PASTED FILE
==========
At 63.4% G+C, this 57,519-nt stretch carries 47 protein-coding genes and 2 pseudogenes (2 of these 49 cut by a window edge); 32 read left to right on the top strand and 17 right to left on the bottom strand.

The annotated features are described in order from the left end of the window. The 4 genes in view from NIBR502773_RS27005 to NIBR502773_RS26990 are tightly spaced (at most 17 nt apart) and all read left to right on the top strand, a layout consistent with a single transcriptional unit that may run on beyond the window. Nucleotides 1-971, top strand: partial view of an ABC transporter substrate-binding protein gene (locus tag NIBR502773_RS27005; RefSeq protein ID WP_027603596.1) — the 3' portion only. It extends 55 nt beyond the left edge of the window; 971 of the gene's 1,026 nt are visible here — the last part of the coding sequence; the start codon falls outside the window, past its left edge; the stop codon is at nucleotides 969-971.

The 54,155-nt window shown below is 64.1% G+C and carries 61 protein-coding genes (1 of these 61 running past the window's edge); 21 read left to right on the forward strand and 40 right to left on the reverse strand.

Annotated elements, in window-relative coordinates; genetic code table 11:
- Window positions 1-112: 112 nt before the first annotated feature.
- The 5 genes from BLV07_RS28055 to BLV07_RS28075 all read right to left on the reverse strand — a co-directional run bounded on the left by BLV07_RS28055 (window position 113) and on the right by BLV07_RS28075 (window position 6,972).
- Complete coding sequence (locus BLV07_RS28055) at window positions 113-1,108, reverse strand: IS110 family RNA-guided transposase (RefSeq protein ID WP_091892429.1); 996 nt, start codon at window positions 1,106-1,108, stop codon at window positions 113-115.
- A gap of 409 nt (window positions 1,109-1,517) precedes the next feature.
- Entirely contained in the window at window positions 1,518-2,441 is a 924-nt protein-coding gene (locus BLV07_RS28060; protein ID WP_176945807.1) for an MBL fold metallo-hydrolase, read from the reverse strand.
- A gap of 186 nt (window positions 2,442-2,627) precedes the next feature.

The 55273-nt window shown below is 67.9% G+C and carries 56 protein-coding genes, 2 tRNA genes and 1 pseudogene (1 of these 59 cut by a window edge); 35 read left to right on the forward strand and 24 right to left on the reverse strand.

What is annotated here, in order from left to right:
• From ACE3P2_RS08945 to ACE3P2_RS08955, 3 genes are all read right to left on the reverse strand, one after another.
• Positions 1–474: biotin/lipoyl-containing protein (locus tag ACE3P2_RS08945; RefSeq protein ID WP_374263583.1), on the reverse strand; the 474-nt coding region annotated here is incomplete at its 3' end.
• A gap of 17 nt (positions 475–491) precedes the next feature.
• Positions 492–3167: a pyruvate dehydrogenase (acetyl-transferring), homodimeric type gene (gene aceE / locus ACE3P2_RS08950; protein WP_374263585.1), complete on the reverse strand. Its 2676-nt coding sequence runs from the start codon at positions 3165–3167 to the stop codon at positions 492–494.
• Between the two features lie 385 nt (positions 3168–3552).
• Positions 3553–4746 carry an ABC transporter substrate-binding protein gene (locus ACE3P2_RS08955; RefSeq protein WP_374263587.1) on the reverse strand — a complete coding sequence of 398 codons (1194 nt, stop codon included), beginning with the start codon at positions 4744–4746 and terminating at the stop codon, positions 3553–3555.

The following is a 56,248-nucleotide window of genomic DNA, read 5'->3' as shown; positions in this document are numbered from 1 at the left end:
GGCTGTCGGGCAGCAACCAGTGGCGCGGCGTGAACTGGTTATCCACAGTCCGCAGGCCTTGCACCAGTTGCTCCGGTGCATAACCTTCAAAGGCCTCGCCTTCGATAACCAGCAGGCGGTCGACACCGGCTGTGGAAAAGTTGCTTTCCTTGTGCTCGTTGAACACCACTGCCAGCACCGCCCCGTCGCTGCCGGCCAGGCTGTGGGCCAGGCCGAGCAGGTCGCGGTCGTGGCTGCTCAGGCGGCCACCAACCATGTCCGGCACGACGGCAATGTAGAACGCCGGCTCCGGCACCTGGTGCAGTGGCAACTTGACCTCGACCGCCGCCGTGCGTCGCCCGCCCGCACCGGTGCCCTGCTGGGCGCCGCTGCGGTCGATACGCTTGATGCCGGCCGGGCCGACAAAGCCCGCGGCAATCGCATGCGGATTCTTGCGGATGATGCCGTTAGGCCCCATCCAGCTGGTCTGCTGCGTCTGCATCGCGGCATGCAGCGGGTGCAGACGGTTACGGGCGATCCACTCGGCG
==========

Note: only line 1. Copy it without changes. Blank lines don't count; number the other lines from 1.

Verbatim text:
At 63.4% G+C, this 57,519-nt stretch carries 47 protein-coding genes and 2 pseudogenes (2 of these 49 cut by a window edge); 32 read left to right on the top strand and 17 right to left on the bottom strand.